Irene Monica Sanchez, an incoming student in the Masters Program in Educational Leadership & Policy Studies-Higher Education, is currently working with Dr. Frances Contreras, who asserts that the College is lucky to have a student of Sanchez’ caliber. The feeling is mutual.
“I chose the UW College of Education because I believe in the work of Professor Contreras and felt I would be supported in the work I want to continue to do on the transfer portion of the pipeline,” says Sanchez, who has previously studied the experiences of Latino community college students transferring to the University of California Santa Cruz (UCSC). “I also chose the UW after the welcome I received when I visited the campus during GOMAP's prospective student days.”
Hailing from Riverside, California, Sanchez began her higher education at Riverside Community College. As she states, “I think that's important because I spent five years there and it informed what I wanted to do and was where I first got the idea to pursue a Ph.D.”
She obtained her undergraduate degree at UCSC, where she stayed busy working full-time for the UCSC Educational Partnership Center for the GEAR UP and Early Academic Outreach Program as a college facilitator at Pajaro Valley High School in Watsonville, specifically community and cultural organizations in Watsonville.
“At UCSC I was involved with a group dedicated to educational rights for undocumented and immigrant students,” Sanchez states. “Students Informing Now (SIN) as well as community based organizations in Watsonville such as The Watsonville Brown Berets and Girlzpace. In fact, I co-founded a girls empowerment group, worked for migrant education in Monterey County, and danced with White Hawk Indian Council for the Children.”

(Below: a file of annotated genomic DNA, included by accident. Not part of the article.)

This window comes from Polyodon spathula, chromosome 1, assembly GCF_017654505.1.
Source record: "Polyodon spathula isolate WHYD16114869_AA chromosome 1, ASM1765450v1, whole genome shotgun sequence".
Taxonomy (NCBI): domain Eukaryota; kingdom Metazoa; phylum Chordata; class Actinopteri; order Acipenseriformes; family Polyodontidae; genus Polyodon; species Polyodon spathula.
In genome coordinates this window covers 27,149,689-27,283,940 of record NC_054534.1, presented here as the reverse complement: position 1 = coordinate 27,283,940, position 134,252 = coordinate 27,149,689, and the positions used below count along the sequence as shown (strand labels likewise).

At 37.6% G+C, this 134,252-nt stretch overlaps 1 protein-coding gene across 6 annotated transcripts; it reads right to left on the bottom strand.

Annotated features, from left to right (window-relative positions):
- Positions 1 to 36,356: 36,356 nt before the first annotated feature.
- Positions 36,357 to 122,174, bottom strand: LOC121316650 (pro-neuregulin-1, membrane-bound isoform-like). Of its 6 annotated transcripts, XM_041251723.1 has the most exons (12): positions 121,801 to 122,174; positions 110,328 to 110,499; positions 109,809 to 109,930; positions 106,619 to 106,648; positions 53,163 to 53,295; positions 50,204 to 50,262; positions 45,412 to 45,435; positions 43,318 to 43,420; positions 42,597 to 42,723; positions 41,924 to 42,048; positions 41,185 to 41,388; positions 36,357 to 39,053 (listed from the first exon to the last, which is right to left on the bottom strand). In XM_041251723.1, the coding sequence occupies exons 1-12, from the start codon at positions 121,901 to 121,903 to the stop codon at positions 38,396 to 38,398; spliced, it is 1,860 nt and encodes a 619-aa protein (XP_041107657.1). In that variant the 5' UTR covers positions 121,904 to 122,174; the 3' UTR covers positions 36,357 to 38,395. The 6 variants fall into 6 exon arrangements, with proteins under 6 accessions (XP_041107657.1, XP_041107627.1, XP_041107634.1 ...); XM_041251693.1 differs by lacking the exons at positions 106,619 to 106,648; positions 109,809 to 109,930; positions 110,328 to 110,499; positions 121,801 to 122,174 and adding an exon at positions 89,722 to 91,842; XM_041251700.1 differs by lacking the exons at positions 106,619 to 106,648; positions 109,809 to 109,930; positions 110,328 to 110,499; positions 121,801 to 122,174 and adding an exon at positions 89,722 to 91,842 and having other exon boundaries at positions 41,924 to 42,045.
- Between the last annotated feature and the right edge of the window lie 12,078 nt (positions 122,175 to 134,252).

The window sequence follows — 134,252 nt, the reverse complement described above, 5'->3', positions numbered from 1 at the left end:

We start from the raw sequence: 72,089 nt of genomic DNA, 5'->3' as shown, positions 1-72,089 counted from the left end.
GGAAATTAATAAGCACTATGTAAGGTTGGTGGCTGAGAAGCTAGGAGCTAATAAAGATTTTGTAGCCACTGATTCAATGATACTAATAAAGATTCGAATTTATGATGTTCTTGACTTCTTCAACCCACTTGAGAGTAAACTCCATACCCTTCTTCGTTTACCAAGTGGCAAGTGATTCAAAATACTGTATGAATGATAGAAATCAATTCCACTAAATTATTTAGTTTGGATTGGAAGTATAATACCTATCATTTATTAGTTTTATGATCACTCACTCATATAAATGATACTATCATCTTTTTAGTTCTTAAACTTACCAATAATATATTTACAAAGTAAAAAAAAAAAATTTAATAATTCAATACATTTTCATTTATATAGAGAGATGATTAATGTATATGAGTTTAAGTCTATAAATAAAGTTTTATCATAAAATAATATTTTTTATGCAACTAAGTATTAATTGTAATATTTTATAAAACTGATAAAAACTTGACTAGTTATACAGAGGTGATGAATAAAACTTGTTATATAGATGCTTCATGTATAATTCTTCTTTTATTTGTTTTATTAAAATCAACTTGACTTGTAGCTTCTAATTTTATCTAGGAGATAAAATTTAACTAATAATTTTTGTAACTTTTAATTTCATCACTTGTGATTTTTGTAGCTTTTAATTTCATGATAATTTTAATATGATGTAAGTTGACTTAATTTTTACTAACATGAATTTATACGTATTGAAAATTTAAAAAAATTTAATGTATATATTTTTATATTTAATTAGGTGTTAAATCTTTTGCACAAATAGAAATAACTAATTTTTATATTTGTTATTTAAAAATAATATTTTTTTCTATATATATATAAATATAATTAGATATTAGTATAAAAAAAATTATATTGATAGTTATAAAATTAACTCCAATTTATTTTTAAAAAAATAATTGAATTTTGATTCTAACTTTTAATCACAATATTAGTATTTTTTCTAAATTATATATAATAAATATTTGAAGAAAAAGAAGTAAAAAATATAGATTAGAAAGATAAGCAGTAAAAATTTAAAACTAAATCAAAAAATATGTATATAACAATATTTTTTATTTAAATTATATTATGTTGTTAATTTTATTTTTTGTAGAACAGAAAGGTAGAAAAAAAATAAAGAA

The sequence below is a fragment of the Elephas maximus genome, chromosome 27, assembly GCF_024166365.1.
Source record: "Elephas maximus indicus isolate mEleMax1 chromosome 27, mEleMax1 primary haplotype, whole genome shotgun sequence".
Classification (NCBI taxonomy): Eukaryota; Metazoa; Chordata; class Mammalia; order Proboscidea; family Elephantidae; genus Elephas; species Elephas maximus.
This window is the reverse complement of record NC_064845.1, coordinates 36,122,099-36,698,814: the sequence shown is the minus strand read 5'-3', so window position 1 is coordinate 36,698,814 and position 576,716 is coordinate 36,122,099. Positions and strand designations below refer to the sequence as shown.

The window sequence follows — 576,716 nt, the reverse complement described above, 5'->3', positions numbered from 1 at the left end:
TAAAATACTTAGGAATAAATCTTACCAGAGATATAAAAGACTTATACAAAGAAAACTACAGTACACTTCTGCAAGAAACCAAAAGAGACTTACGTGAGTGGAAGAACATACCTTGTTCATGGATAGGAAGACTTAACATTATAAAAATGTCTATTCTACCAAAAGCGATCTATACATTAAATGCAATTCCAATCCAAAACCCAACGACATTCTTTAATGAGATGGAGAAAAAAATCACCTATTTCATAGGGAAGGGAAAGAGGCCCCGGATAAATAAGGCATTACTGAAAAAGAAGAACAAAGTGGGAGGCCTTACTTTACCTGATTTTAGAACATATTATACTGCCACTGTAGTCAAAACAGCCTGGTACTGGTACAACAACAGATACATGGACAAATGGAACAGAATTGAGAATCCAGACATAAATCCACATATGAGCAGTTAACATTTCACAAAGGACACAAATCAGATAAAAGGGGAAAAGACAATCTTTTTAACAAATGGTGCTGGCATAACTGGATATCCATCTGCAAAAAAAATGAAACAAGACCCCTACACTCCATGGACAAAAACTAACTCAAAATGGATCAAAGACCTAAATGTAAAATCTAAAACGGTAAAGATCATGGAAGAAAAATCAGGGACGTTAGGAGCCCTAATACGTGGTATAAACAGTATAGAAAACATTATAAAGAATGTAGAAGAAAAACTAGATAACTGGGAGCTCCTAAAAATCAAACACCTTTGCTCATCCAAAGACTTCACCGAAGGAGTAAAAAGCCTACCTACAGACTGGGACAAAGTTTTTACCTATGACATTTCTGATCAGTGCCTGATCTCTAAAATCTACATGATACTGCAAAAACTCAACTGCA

As a Sociology and Latin American/Latino Studies at UCSC, Sanchez wrote an outstanding thesis based on ten interviews or testimonios of Latina/o community college transfer students at UCSC and their educational journeys and experiences. Prior to UCSC she was one of thirty Latino students nationwide selected for the Congressional Hispanic Caucus summer internship program.
In 2006, she was selected for the UCLA Summer Program for Undergraduate Research where, under the mentorship of Professor Daniel Solorzano, she did research at the Graduate School of Education and Information Studies exploring issues relating to Chicano community college students. Much of this informs her future work.
“I would like to continue to do work related to Chicana/o and Latina/o students access and educational opportunities, specifically focusing on the transitions between high school to community college and community college to four year universities for students of color. I would also like to continue to be involved in the community here in Seattle.”
College of Education, University of Washington
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